The process by which two populations become separated by geographical, behavioural, genetic or reproductive factors. If genes flow between the two subpipulations is prevented, new species may evolve - evolution.
Species that usually concentrate their reproductive investment in a small number of off-spring, thus increasing their survival rTe and adapting them for living in long term climax communities.
The set of communities that succeed one another over the course of succession at a given location.
An assembly of parts and the relationships between them, which together constitute an entity or whole
A community of interdependent organisms and the physical environment the inhabit.
The environment in which a species normally lives.
A system that doesn't exchange matter or energy with its surroundings
A system where both matter and Energy are exchanged with its surroundings. E.g natural ecosystems
A system in which energy, but not matter, is exchanged with its surroundings
the position in a food chain occupied by a group of organisms with similar feeding modes.
Changes in the physical and biological structures of communities as one moves across the landscape
part of Earth in which life exists including land, water, and air or atmosphere. The part of the earth which is inhabited by organisms, that is the narrow zone ( few Kim's thick) in which plants and animals exist. It extends from the earths crust to the upper atmosphere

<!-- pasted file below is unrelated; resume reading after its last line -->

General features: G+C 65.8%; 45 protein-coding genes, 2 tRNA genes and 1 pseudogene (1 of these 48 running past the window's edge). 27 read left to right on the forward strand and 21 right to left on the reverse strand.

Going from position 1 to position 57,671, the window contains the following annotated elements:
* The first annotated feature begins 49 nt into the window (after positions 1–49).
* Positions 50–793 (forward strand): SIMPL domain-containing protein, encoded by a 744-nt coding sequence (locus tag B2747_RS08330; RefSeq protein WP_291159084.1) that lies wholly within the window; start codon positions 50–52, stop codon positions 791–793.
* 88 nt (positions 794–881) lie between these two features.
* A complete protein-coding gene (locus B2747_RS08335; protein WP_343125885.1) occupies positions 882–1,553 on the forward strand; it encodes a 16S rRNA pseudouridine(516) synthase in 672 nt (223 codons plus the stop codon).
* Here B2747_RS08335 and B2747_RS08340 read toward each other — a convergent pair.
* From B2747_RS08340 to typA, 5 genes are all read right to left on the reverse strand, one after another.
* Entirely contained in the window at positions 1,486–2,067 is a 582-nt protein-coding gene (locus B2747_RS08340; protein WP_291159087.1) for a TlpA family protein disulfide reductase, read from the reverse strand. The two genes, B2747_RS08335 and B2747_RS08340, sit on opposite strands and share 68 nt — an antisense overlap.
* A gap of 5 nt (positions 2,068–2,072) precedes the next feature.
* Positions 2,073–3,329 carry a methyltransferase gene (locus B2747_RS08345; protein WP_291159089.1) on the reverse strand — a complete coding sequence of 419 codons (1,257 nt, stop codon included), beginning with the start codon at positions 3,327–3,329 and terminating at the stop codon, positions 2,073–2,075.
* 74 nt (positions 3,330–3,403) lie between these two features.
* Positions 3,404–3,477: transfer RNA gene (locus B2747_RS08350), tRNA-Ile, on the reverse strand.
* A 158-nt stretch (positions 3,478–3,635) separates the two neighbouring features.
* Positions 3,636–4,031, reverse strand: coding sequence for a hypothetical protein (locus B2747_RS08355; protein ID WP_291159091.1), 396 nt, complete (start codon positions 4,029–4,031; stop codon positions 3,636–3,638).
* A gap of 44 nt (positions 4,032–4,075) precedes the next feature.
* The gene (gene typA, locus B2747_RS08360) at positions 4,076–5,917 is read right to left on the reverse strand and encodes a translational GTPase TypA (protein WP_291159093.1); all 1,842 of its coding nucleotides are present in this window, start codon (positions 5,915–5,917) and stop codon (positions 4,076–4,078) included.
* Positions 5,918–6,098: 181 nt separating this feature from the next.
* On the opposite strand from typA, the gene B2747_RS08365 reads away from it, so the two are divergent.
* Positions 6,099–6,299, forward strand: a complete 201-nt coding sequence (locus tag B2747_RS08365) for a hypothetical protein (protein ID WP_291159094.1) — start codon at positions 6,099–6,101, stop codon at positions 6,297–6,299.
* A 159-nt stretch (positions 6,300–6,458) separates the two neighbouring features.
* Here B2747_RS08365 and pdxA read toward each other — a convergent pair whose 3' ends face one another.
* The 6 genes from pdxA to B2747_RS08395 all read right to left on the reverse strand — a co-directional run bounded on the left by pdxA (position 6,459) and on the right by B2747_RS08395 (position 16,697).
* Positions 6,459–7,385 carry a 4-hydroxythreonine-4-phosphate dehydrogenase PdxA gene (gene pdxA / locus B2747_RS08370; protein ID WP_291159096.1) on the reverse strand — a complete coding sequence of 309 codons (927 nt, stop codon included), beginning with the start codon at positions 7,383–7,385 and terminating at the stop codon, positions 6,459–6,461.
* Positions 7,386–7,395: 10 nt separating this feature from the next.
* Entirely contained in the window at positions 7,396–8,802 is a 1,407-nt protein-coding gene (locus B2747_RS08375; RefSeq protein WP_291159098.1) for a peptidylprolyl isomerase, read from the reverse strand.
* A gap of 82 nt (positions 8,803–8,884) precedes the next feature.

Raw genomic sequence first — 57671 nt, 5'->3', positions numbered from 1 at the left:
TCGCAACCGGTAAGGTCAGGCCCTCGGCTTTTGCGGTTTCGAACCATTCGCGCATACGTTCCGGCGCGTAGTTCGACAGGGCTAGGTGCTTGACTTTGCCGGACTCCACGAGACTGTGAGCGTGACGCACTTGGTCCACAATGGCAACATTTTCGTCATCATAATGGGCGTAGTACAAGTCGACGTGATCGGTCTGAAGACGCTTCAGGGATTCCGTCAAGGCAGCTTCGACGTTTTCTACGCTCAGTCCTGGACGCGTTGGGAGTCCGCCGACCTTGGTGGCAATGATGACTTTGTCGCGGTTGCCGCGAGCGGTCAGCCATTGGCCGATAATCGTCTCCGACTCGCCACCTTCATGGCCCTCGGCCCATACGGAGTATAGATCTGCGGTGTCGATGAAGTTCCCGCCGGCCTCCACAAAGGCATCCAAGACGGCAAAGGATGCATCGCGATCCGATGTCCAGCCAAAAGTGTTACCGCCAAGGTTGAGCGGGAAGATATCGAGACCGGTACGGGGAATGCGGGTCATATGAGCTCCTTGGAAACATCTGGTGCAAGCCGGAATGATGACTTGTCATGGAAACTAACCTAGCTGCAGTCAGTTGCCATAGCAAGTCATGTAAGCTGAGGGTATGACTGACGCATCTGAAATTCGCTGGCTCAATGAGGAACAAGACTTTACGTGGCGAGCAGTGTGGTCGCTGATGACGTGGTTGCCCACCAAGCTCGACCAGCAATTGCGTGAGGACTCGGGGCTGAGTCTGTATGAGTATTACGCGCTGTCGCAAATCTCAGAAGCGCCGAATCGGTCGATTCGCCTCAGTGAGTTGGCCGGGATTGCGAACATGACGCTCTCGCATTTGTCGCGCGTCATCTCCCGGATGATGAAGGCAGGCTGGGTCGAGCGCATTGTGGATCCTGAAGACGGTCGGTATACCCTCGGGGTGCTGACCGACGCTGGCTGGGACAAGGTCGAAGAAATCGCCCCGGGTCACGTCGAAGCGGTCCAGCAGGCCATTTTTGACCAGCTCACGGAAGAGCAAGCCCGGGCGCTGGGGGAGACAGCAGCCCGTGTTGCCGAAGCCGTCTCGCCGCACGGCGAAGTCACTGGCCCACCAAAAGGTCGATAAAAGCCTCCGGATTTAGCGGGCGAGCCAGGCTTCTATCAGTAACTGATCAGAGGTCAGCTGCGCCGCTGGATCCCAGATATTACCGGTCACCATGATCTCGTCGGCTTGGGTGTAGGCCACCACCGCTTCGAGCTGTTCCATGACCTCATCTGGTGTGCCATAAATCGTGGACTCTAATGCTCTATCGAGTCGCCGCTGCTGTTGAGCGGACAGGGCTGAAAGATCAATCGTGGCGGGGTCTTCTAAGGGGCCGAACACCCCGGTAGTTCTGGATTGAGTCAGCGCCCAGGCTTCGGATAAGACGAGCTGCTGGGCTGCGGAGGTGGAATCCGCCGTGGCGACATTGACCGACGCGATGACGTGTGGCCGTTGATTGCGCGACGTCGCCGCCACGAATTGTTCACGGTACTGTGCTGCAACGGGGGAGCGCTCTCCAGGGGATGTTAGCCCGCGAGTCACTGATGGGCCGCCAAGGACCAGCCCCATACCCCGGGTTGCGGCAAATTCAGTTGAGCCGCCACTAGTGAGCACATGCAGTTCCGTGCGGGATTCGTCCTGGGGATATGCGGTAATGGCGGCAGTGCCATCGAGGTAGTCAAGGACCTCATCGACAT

The movement of the 8 major and several minor internal rigid plates of the earths lithosphere in relation to each other and to the partially mobile asthenosphere below.
A simplified description designed to show the structure or workings of an object, system or concept.
The angular distance from the equator (either north or south) as measured from the centre of the earth ( in degrees).
A measure of the amount of disorder, chaos or randomness in a system; the greater the disorder, the higher the level of entropy
The culmination, gradual change in the genetic characteristics of successive generations of a species or race of an organism, ultimately giving rise to a different species or race from a common ancestor. It reflects changes in the genetic composition of a population over time. E.g all. Dog breeds originated from the wolf.
Environmental Impact Assessment (EIA)
study/process/overall assessment of a project's impact on the environment. Includes a baseline study to measure environmental conditions and identify areas and species of conservation importance.
A method of detailed survey required in many countries prior to major development. Should be done independent of, but paid for by the developer. The report produced is known as an environmental impact statement (EIS) or environmental management review. Monitoring should continue for some time after development
An increase in average temperature of the earths atmosphere
Gross national Product (GNP) is the current value of all goods and services produced in a country per year.
Atmospheric gases which absorb infrared radiation causing world temperatures to become warmer than they may otherwise be- known as radiation trapping. The natural greenhouse effect is caused mainly by water and CO2, Methane and nitrous oxide (N2O) in the atmosphere. There are fears this may lead to global warming.
The addition to an environment of a substance or an agent ( such as heat) by human activity, at a rate greater than that at which it can be rendered harmless by the environment, and which has an effect on the organisms within it.